...Freedom of the Press and Freedom of Speech




James Wilson

...what is meant by the liberty of the press is, that there should be no antecedent restraint upon it; but that every author is responsible when he attacks the security or welfare of the government, or the safety, character and property of the individual.

With regard to attacks upon the public, the mode of proceeding is by a prosecution...

Reply to William Findley
December 1, 1787



Samuel Bryan

The state of society must be very corrupt and base indeed, when the people in possession of such a monitor as the press, can be induced to exchange the heavenborn blessings of liberty for the galling chains of despotism. - Men of an aspiring and tyrannical disposition, sensible of this truth, have ever been inimical to the press, and have considered the shackling of it, as the first step towards the accomplishment of their hateful domination, and the entire suppression of all liberty of public discussion, as necessary to its support.

“Centinel” II
Reply to James Wilson's Speech
Freeman's Journal (Philadelphia),
October 24, 1787



John Adams

...the jaws of power are always opened to devour, and her arm is always stretched out, if possible, to destroy the freedom of thinking, speaking and writing. And if the public interest, liberty, and happiness have been in danger from the ambition or avarice of any great man, whatever may be his politeness, address, learning, ingenuity, and, in other respects, integrity and humanity, you have done yourselves honor and your country service by publishing and pointing out that avarice and ambition. These vices are so much the more dangerous and pernicious for the virtues with which they may be accompanied in the same character, and with so much the more jealously to be guarded against.

“A Dissertation on the Canon and Feudal Law”



That the people have a right to freedom of speech, of writing and publishing their sentiments, and therefore that the freedom of the press ought not to be restrained, and the printing presses ought to be free to examine the proceedings of government, and the conduct of its officers.

Resolutions of the State of Maryland
April 28, 1788.



Noah Webster

Well, what is this liberty of the Press? Is it an unlimited license to publish any thing and every thing with impunity?...Would not that indefinite expression, the liberty of the Press, extend to the justification of every possible publication?...I shudder at the thought!

“America”,
Reply to the Pennsylvania Minority
Daily Advertiser (New York),
December 31, 1787



Hugh Williamson

We have been told that the Liberty of the Press is not secured by the New Constitution. Be pleased to examine the plan, and you will find that the Liberty of the Press and the laws of Mahomet are equally affected by it...Certainly the new Government can have no power to impose restraints. The citizens of the United States have no more occasion for a second Declaration of Rights, than they have for a section in favor of the press. Their rights, in the several States, have long since been explained and secured by particular declarations, which make a part of their several Constitutions. It is granted, and perfectly understood, that under the Government of the Assemblies of the States, and under the Government of the Congress, every right is reserved to the individual, which he has not expressly delegated to this, or that Legislature.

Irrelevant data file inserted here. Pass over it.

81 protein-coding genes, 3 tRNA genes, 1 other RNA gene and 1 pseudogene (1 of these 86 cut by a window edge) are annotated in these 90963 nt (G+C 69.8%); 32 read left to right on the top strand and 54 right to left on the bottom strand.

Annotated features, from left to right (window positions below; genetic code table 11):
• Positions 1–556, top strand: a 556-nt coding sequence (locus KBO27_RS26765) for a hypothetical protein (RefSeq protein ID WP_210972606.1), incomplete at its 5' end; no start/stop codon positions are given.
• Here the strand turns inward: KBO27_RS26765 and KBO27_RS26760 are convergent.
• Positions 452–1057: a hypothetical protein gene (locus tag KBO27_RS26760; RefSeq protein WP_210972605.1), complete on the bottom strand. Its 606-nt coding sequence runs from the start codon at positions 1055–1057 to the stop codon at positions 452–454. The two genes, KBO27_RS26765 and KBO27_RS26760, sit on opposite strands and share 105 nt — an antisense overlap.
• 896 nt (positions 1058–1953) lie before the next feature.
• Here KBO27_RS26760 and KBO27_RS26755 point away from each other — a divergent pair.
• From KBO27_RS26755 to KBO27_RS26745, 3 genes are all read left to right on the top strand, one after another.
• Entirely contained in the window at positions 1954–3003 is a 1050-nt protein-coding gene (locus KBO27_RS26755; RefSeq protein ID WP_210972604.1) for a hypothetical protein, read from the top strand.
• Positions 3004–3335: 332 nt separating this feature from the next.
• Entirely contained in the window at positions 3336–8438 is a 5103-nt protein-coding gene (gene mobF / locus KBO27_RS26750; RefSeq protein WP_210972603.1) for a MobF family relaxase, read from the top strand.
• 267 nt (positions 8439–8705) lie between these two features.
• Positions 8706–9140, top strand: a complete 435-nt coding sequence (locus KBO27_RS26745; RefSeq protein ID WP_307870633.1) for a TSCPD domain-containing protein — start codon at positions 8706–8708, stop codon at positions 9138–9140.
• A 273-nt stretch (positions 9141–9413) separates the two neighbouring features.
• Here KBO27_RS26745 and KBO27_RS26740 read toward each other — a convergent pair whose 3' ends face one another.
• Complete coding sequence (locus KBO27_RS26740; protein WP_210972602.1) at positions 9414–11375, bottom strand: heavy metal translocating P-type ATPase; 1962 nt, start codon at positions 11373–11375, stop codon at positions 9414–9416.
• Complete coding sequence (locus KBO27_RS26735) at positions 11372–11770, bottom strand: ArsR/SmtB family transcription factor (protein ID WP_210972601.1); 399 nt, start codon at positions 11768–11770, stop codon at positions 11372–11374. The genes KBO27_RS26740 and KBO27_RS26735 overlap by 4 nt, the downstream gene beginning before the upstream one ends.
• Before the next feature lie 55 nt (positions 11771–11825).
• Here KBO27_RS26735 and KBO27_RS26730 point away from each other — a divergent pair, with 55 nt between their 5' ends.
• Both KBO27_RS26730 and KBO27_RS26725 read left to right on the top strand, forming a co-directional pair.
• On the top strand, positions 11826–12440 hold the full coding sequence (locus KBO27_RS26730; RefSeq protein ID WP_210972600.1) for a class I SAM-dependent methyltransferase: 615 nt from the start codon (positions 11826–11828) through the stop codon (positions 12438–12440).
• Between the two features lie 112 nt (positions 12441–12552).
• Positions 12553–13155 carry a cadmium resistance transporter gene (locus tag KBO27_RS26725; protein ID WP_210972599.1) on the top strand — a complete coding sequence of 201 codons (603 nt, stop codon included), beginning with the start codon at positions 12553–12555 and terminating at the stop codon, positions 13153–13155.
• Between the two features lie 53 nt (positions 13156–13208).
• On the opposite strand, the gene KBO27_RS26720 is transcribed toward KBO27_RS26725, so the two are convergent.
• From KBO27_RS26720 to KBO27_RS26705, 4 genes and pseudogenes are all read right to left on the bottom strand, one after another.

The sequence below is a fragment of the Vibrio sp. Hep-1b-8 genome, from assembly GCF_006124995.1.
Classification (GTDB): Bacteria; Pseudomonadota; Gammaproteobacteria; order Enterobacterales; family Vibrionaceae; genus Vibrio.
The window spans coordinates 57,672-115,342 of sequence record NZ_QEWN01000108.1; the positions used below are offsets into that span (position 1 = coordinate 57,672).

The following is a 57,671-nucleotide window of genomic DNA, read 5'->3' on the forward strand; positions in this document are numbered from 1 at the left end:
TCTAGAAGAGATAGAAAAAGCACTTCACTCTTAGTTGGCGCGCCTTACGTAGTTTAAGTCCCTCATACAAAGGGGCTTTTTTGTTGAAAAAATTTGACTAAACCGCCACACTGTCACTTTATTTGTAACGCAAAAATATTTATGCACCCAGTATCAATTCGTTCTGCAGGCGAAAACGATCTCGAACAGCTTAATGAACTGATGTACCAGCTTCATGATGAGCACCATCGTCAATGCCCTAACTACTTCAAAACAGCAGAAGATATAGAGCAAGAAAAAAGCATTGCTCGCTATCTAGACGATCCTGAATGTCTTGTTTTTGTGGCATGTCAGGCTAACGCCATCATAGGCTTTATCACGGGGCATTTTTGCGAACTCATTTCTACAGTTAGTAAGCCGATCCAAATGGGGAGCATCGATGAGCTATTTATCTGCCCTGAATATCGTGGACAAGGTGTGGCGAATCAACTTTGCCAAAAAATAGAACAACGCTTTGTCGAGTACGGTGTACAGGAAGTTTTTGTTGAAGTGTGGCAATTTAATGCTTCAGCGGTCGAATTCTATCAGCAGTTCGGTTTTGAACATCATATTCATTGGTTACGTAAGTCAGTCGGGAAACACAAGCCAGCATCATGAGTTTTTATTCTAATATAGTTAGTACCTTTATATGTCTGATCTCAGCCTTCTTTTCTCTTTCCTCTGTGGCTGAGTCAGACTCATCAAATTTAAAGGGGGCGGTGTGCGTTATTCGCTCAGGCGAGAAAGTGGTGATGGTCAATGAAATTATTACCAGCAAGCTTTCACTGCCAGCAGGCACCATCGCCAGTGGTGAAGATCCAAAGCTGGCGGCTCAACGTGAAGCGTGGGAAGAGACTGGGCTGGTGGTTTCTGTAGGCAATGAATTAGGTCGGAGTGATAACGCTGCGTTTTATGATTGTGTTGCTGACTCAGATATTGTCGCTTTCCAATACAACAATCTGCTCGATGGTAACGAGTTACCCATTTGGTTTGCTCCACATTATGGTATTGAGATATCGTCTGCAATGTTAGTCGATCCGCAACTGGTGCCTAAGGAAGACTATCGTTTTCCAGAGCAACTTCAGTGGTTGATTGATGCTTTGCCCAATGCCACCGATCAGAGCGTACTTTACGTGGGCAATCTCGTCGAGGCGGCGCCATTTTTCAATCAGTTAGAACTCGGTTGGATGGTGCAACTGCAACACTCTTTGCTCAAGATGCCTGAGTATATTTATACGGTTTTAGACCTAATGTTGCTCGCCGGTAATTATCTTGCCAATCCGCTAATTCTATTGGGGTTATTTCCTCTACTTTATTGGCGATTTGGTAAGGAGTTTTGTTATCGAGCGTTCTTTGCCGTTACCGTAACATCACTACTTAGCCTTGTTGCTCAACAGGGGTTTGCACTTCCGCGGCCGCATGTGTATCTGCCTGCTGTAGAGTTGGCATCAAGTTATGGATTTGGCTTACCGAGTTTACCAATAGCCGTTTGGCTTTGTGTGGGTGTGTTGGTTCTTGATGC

Speech at Edenton, North Carolina
November 8, 1787
Printed in the Daily Advertiser, New York,
February 25, 26, 27, 1788



John Adams

Be not intimidated, therefore, by any terrors, from publishing with the utmost freedom, whatever can be warranted by the laws of your country; nor suffer yourselves to be wheedled out of your liberty by any pretences of politeness, delicacy, or decency. These, as they are often used, are but three different names for hypocrisy, chicanery, and cowardice.

“A Dissertation on the Canon and Feudal Law”



George Bryan

Should the freedom on the press be restrained on the subject of politics, there is no doubt it will soon after be restrained on all other subjects, religious as well as civil.

“An Old Whig” I
Independent Gazetteer (Philadelphia),
October 12, 1787



That the people have a right to the freedom of speech, of writing and publishing their sentiments, therefore, the freedom of the press shall not be restrained by any law of the United States.

Dissent of the Minority of the Pennsylvania Convention
Pennsylvania Packet (Philadelphia),
December 18, 1787



James Wilson

For instance, the liberty of the press, which has been a copious source of declamation and opposition, what contoul can proceed from the fœderal government to shackle or destroy that sacred palladium of national freedom?...the proposed system possesses no influence whatever upon the press, and it would have been merely nugatory to have introduced a formal declaration upon the subject – nay, that vary declaration might have been construed to imply that some degree of power was given, since we undertook to define its extent.